It started during the morning of April 22 at bazaars in the eastern Uzbek cities of Kokand and Margilan. Members of Uzbekistan's National Security Service (SNB) in civilian clothes made their way through the crowds and forced women wearing head scarves to remove them.
The SNB agents did not explain their actions but the motive was obvious and part of a growing belief by governments in Central Asia that Islamic clothing leads to Islamic radicalization.
RFE/RL's Uzbek Service, known locally as Ozodlik, reported on the bazaar raids. The SNB were back on April 23 just to ensure everyone understood this new "hudjum" was policy, not a one-day event.
One woman said she removed hear head scarf when the SNB confronted her, then put it back on after they left, only to be spotted and again asked to take it off. She finally left the Ipak Chilar Bazaar and put her head scarf back on after she was a safe distance away
One person told Ozodlik that the SNB had taken the head scarf from a woman who appeared to be 50 or 60 years old.
The first "hudjum" dates back to 1927 when the Soviet government forced women to stop wearing scarves, veils, or burqas.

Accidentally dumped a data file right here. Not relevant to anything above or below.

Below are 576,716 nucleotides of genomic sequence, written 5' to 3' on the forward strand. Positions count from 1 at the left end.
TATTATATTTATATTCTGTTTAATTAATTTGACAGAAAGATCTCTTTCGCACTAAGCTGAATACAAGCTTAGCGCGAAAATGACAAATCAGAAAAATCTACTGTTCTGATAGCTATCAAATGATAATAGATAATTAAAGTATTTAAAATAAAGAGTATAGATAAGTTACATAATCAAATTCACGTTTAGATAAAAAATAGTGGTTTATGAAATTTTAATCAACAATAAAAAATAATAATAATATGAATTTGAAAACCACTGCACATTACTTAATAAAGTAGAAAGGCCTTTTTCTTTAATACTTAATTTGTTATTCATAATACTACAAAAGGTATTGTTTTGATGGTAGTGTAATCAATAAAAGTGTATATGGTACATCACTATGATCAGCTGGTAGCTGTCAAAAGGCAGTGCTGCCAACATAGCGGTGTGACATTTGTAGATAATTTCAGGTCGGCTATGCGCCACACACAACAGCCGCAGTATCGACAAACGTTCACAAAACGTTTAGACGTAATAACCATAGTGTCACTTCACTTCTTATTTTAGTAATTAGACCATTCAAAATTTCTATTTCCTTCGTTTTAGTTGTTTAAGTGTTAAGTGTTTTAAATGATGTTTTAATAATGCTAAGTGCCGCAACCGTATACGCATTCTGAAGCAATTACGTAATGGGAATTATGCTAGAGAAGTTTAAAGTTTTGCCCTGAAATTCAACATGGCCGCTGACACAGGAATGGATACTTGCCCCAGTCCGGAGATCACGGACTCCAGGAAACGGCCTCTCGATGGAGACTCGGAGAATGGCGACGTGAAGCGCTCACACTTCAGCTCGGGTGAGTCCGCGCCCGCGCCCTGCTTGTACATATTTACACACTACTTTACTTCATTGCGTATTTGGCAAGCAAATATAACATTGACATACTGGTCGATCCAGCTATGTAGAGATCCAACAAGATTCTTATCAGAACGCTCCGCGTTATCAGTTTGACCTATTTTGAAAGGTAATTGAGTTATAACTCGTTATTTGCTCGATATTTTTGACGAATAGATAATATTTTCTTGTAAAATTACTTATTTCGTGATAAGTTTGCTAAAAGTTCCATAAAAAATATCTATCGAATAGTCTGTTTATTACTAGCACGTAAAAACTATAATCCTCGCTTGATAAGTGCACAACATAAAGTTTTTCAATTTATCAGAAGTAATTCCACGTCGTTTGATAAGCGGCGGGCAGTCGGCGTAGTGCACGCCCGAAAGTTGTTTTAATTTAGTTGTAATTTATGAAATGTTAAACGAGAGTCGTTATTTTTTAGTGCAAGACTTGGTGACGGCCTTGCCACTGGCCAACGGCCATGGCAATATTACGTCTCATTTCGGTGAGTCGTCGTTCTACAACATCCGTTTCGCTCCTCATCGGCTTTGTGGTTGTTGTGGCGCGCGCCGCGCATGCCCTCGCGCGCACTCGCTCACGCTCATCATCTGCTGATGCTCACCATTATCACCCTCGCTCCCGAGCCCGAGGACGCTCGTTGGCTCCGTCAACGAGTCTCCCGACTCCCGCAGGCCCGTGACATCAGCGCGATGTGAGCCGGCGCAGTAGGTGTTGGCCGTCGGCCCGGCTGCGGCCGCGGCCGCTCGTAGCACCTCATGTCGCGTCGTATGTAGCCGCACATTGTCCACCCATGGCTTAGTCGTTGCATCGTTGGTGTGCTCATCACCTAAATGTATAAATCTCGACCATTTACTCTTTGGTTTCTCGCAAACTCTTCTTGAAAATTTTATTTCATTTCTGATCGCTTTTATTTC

Officially the hudjum was meant to liberate women in the conservative areas of Central Asia that became part of the Soviet Union.
Unofficially, authorities in Moscow viewed such clothing as a sign of backward peoples, and the Soviet Union was going forward.
Soviet officials literally ripped the scarves and veils off women in some cases. Some women who went along with the hudjum campaign were killed by their pious menfolk.
The second hudjum happened in 1987 when Rano Abdullaeva, the Uzbek Soviet Republic's secretary for ideology, sent Komsomol members to enforce the hudjum.
Abdullaeva, dubbed "Temir Khotun," (the Iron Lady), also insisted that women should not have head scarves on when they were being photographed or even in paintings.
This latest hudjum campaign is apparently not aimed solely at women. Ozodlik reports that men wearing the traditional "doppi," the black skull cap have also fallen out of favor with the authorities. No one has commented on why this is the case, although it is possibly because the black-and-white color scheme of the doppi is somewhat reminiscent of the flag of the Islamic State militant group.
Fines for those caught wearing the classic doppi go as high as 200,000 som (about $75).
-- Bruce Pannier, with contributions from Barnohon Isakova and Shukrat Babajanov from RFE/RL's Uzbek Service
RFE/RL' Uzbek Services coverage of this story can be found here